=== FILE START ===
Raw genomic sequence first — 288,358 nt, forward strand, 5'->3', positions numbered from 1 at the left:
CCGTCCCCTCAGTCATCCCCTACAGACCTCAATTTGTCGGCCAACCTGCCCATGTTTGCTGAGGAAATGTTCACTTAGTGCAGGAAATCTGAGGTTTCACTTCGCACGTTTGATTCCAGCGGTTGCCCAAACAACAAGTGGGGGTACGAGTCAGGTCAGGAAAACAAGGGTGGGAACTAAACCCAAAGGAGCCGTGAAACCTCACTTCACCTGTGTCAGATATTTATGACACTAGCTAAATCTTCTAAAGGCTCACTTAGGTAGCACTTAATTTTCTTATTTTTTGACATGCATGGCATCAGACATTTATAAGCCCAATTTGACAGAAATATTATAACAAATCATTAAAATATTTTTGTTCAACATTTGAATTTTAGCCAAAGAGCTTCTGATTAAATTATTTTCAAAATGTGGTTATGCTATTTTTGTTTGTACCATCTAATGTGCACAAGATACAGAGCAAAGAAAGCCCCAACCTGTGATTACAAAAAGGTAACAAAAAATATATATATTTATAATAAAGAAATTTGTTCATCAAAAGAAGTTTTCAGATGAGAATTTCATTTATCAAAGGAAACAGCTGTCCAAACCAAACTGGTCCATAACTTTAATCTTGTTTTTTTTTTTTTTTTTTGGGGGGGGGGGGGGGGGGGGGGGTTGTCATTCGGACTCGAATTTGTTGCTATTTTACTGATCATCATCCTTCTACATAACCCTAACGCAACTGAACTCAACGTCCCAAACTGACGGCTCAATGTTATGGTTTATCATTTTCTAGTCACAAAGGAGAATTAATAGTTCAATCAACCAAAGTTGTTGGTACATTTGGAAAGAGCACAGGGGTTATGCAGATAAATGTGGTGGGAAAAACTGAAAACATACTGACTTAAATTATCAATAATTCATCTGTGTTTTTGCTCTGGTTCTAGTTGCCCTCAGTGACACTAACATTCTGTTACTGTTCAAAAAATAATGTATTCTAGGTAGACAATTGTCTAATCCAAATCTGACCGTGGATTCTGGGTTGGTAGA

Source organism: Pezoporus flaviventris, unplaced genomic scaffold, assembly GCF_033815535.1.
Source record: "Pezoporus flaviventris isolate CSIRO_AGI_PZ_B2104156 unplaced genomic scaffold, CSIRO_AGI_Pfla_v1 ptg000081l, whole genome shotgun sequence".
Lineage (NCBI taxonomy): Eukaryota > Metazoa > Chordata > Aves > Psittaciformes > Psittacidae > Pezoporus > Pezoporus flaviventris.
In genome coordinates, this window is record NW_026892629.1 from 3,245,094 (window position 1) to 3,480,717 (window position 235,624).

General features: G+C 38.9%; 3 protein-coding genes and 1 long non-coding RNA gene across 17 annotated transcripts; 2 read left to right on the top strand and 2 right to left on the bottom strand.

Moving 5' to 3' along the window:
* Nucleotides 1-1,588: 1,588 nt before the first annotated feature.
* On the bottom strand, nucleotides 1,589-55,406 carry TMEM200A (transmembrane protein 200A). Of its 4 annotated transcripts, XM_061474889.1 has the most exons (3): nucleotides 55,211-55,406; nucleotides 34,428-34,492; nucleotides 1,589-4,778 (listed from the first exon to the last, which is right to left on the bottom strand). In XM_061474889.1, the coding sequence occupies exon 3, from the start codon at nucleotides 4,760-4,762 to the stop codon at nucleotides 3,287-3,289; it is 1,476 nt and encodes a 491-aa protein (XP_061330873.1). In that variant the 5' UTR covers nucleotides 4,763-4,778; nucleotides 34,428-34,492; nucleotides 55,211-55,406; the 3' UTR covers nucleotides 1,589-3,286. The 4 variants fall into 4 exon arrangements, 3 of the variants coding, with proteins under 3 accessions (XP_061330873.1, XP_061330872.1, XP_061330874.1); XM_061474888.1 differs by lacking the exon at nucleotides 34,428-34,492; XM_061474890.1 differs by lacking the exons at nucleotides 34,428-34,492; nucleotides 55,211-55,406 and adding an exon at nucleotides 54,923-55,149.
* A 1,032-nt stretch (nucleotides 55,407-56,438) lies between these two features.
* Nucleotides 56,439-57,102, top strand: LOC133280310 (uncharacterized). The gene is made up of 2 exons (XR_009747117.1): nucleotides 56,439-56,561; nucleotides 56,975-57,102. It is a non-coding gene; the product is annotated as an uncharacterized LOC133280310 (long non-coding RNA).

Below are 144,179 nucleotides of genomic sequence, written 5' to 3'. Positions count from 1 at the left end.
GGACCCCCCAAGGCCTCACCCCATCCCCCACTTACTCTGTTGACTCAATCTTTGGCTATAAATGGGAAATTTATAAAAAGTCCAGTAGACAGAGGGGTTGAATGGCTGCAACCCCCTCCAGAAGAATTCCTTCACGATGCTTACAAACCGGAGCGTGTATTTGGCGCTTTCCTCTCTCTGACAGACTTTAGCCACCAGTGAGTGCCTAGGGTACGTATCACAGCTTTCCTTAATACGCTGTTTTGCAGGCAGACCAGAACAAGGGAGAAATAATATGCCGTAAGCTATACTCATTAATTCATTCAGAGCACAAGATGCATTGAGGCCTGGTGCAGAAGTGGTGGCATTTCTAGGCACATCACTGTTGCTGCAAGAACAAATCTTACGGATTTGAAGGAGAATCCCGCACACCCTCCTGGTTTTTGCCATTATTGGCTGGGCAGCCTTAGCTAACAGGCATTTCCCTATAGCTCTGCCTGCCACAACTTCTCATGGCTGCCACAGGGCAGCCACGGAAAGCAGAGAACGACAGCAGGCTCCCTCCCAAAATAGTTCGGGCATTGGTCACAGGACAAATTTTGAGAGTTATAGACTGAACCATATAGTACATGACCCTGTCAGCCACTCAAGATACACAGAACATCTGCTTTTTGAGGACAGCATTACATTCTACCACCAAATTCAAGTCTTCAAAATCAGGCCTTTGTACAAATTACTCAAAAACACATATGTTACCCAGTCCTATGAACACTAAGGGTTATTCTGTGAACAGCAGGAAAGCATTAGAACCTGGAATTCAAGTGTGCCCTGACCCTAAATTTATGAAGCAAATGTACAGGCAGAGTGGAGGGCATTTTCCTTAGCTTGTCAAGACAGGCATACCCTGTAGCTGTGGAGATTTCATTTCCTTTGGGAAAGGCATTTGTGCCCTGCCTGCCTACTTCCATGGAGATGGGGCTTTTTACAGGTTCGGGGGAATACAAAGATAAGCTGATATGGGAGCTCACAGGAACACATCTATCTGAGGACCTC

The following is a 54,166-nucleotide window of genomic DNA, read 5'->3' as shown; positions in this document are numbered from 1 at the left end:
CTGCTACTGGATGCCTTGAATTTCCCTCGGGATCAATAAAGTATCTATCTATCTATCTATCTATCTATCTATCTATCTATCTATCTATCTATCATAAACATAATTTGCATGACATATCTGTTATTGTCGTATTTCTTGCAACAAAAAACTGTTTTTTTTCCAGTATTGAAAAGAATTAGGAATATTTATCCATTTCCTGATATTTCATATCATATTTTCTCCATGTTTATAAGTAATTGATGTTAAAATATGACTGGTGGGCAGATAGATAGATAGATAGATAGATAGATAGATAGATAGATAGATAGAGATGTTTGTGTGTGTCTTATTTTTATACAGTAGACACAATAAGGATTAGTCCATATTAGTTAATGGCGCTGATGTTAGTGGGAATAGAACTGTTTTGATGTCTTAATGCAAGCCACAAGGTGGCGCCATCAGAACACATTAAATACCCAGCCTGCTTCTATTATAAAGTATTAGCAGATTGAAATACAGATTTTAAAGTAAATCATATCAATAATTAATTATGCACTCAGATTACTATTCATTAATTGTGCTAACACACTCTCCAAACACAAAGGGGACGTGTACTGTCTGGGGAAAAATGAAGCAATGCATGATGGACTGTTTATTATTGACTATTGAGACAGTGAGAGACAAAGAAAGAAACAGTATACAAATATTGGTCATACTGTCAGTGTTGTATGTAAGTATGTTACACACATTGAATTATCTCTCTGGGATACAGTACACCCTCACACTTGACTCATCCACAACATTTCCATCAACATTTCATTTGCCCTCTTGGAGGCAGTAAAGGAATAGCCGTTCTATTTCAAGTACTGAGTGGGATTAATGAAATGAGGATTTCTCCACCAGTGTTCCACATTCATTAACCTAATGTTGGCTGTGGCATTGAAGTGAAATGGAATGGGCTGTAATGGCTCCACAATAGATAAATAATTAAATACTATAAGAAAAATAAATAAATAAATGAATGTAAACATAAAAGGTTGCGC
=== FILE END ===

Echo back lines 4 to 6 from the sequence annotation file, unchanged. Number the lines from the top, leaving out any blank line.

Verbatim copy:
Source record: "Pezoporus flaviventris isolate CSIRO_AGI_PZ_B2104156 unplaced genomic scaffold, CSIRO_AGI_Pfla_v1 ptg000081l, whole genome shotgun sequence".
Lineage (NCBI taxonomy): Eukaryota > Metazoa > Chordata > Aves > Psittaciformes > Psittacidae > Pezoporus > Pezoporus flaviventris.
In genome coordinates, this window is record NW_026892629.1 from 3,245,094 (window position 1) to 3,480,717 (window position 235,624).